The film isn’t great, but what it lacks in verve it makes up for in Camp. One of my favorite scenes in movie history is Dirk attending a church service in his leather pants without a hint of shame. In another scene he holds a white cat, which he gently, contemplatively strokes, his hands encased in black elbow gloves. Dirk fumes. Pussy purrs. According to sources, Dirk’s quasi-comical treatment of the role was his revenge for John Mills being cast as the priest. He’d promised the studio that if John Mills were chosen he would make life miserable for everyone involved. Mills was cast, Dirk stewed, and the film bombed at the box office, though it is still one of the most unique movies ever made and one of the first to be so overtly homosexual. The film’s director Roy Ward Baker later reported that the black leather pants had been Dirk’s idea. As if wanting to make sure the deed was done, Dirk had the pants made himself in Rome, making revenge, for Dirk, sweet. At the very least Dirk must be given some credit for his bravery, taking a role that he must have known would not help his career.
Dirk’s reputation as a matinee idol was effectively finished off later that year when he starred in Joseph Losey’s gay thriller Victim, in which Dirk plays a respected, married London lawyer who’s living a double life. In the climactic confrontation scene, Dirk’s character, Melville Farr, admits to his wife, played by Sylvia Syms, that he has been ensnared in a blackmail scandal, and that he has, in fact, had a sexual encounter with a young man. “I wanted him!” Farr shouts as his spouse looks on in horror.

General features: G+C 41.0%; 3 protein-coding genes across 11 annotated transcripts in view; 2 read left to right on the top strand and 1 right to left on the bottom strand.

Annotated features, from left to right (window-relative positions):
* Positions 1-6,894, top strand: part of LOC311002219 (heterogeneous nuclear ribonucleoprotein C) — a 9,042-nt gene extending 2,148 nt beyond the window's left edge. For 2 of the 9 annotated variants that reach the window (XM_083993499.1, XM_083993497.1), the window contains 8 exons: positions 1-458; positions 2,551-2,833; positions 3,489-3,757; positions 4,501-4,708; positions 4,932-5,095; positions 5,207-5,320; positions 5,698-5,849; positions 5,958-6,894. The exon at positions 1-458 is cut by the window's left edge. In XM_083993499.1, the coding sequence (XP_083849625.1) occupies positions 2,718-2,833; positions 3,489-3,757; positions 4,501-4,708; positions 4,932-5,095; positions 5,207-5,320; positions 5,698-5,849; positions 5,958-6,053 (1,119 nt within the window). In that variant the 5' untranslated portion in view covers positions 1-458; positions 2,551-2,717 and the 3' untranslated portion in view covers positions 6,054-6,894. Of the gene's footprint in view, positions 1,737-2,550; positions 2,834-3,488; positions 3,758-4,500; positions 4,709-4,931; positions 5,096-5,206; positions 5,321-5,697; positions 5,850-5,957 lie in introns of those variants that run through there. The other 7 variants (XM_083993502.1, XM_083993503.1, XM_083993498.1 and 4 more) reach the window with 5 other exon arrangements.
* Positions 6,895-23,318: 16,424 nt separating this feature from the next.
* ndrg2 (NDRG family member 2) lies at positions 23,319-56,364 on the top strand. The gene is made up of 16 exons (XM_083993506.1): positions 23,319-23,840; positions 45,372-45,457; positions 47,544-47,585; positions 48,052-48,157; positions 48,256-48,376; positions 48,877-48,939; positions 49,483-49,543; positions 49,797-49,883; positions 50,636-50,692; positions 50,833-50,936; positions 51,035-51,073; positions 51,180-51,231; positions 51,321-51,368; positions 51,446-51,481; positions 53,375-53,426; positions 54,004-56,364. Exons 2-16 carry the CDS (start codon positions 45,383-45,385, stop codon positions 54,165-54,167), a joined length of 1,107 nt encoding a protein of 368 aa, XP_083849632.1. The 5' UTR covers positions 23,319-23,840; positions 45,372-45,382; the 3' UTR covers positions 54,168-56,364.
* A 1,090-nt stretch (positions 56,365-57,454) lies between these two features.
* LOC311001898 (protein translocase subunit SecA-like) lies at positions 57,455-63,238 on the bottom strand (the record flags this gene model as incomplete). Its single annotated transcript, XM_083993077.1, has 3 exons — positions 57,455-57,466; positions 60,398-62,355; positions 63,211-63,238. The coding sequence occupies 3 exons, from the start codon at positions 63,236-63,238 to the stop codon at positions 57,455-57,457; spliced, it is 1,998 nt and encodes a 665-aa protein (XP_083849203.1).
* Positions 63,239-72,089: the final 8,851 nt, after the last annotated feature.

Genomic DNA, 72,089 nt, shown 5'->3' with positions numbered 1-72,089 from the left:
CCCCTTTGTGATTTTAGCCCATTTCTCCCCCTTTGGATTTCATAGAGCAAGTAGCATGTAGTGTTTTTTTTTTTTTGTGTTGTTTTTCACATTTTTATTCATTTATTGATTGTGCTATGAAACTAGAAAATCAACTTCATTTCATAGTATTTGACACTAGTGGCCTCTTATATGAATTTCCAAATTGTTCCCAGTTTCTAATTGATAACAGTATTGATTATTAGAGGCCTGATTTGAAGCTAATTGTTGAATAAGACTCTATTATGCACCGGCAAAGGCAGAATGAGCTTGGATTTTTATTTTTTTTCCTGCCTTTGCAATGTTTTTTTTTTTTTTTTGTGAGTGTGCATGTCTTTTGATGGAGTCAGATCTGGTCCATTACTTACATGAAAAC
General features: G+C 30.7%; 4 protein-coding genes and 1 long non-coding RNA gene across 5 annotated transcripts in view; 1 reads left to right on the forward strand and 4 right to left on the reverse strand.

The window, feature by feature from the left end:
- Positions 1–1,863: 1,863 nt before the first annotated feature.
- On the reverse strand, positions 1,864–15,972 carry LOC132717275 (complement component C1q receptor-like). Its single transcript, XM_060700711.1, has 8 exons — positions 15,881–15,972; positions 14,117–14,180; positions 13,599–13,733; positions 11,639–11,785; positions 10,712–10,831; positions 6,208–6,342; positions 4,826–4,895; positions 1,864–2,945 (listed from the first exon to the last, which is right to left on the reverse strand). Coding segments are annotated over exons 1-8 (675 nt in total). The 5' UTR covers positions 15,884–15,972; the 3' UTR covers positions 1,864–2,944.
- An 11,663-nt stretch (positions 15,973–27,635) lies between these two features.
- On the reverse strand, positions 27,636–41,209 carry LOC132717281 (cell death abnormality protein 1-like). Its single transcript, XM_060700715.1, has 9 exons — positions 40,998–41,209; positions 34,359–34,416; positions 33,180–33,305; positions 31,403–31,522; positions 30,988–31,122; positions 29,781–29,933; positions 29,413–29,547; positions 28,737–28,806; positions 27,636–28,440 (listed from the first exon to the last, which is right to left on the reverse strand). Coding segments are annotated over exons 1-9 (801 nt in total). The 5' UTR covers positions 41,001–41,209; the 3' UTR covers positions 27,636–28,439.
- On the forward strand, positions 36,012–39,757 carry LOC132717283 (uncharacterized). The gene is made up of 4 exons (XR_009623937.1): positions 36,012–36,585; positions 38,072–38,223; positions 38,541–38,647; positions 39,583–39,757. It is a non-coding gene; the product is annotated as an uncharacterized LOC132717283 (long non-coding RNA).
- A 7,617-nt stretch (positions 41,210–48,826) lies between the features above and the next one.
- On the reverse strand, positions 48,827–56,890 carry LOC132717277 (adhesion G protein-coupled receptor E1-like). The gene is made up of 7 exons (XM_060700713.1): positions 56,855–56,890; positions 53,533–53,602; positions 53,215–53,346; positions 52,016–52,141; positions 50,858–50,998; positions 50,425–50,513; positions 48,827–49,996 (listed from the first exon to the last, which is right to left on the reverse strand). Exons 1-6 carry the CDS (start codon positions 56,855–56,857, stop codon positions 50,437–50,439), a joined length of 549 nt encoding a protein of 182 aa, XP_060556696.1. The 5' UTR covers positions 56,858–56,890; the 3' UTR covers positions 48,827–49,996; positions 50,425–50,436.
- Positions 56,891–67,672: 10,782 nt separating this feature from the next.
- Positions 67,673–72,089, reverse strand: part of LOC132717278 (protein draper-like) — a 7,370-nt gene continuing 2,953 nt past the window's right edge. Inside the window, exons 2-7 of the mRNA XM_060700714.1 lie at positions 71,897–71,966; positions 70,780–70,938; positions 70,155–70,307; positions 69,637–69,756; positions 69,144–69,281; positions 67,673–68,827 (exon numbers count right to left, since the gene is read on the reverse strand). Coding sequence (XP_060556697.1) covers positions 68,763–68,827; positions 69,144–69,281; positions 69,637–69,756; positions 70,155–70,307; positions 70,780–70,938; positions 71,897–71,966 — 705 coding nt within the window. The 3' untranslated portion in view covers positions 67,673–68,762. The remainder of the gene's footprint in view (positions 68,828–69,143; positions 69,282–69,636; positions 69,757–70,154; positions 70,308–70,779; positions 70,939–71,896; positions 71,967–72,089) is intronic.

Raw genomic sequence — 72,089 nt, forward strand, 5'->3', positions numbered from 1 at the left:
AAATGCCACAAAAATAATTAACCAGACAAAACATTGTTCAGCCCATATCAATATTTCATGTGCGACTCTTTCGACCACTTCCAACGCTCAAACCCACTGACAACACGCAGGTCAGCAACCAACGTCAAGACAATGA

Victim, filmed in just ten days, fared well at the box office given its subject matter. Moreover, it is significant for being the first English language film to deal with homosexuality as a topic (even the first to feature the word “homosexual”) and the first to treat the subject in a respectful, largely sympathetic manner. The film’s dialogue expressly calls out the continuing gay criminalization laws in Britain as enabling extortion, and the film is widely credited with helping to precipitate the passage of the Sexual Offences Act of 1967 which finally decriminalized homosexuality in Britain.